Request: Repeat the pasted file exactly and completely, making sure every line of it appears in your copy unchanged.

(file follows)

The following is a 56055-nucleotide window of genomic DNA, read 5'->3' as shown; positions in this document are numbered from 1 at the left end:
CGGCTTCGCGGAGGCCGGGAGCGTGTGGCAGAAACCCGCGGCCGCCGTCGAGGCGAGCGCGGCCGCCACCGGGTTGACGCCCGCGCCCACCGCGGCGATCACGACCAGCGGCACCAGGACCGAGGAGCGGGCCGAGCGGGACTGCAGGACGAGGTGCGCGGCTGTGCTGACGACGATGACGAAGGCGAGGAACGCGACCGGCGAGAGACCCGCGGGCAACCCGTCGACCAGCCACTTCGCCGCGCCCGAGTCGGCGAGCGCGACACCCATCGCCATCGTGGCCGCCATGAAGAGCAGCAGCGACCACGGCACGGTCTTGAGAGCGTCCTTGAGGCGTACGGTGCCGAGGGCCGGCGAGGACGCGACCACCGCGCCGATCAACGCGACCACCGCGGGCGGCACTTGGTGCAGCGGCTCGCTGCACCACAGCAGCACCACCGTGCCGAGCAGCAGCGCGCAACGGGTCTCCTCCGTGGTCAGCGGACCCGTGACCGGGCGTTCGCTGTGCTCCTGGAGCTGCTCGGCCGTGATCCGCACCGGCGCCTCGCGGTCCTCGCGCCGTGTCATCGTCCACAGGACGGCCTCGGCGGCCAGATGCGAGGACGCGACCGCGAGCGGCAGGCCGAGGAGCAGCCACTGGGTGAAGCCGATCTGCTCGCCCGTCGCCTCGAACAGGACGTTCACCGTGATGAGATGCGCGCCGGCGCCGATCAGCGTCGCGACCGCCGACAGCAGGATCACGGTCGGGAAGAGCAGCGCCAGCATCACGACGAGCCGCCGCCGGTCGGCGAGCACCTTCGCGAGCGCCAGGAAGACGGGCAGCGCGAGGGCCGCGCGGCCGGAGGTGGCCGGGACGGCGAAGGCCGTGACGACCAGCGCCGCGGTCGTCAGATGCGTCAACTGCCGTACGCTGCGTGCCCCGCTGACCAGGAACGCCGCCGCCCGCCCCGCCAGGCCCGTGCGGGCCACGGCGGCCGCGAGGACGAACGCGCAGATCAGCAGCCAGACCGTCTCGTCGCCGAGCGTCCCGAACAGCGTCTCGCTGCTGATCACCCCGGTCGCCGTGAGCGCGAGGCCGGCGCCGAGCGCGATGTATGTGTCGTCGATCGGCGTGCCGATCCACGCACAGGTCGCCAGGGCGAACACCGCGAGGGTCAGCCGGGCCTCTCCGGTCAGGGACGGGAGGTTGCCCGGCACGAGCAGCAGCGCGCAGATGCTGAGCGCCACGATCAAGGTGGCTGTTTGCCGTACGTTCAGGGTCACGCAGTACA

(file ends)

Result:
The following is a 56055-nucleotide window of genomic DNA, read 5'->3' as shown; positions in this document are numbered from 1 at the left end:
CGGCTTCGCGGAGGCCGGGAGCGTGTGGCAGAAACCCGCGGCCGCCGTCGAGGCGAGCGCGGCCGCCACCGGGTTGACGCCCGCGCCCACCGCGGCGATCACGACCAGCGGCACCAGGACCGAGGAGCGGGCCGAGCGGGACTGCAGGACGAGGTGCGCGGCTGTGCTGACGACGATGACGAAGGCGAGGAACGCGACCGGCGAGAGACCCGCGGGCAACCCGTCGACCAGCCACTTCGCCGCGCCCGAGTCGGCGAGCGCGACACCCATCGCCATCGTGGCCGCCATGAAGAGCAGCAGCGACCACGGCACGGTCTTGAGAGCGTCCTTGAGGCGTACGGTGCCGAGGGCCGGCGAGGACGCGACCACCGCGCCGATCAACGCGACCACCGCGGGCGGCACTTGGTGCAGCGGCTCGCTGCACCACAGCAGCACCACCGTGCCGAGCAGCAGCGCGCAACGGGTCTCCTCCGTGGTCAGCGGACCCGTGACCGGGCGTTCGCTGTGCTCCTGGAGCTGCTCGGCCGTGATCCGCACCGGCGCCTCGCGGTCCTCGCGCCGTGTCATCGTCCACAGGACGGCCTCGGCGGCCAGATGCGAGGACGCGACCGCGAGCGGCAGGCCGAGGAGCAGCCACTGGGTGAAGCCGATCTGCTCGCCCGTCGCCTCGAACAGGACGTTCACCGTGATGAGATGCGCGCCGGCGCCGATCAGCGTCGCGACCGCCGACAGCAGGATCACGGTCGGGAAGAGCAGCGCCAGCATCACGACGAGCCGCCGCCGGTCGGCGAGCACCTTCGCGAGCGCCAGGAAGACGGGCAGCGCGAGGGCCGCGCGGCCGGAGGTGGCCGGGACGGCGAAGGCCGTGACGACCAGCGCCGCGGTCGTCAGATGCGTCAACTGCCGTACGCTGCGTGCCCCGCTGACCAGGAACGCCGCCGCCCGCCCCGCCAGGCCCGTGCGGGCCACGGCGGCCGCGAGGACGAACGCGCAGATCAGCAGCCAGACCGTCTCGTCGCCGAGCGTCCCGAACAGCGTCTCGCTGCTGATCACCCCGGTCGCCGTGAGCGCGAGGCCGGCGCCGAGCGCGATGTATGTGTCGTCGATCGGCGTGCCGATCCACGCACAGGTCGCCAGGGCGAACACCGCGAGGGTCAGCCGGGCCTCTCCGGTCAGGGACGGGAGGTTGCCCGGCACGAGCAGCAGCGCGCAGATGCTGAGCGCCACGATCAAGGTGGCTGTTTGCCGTACGTTCAGGGTCACGCAGTACA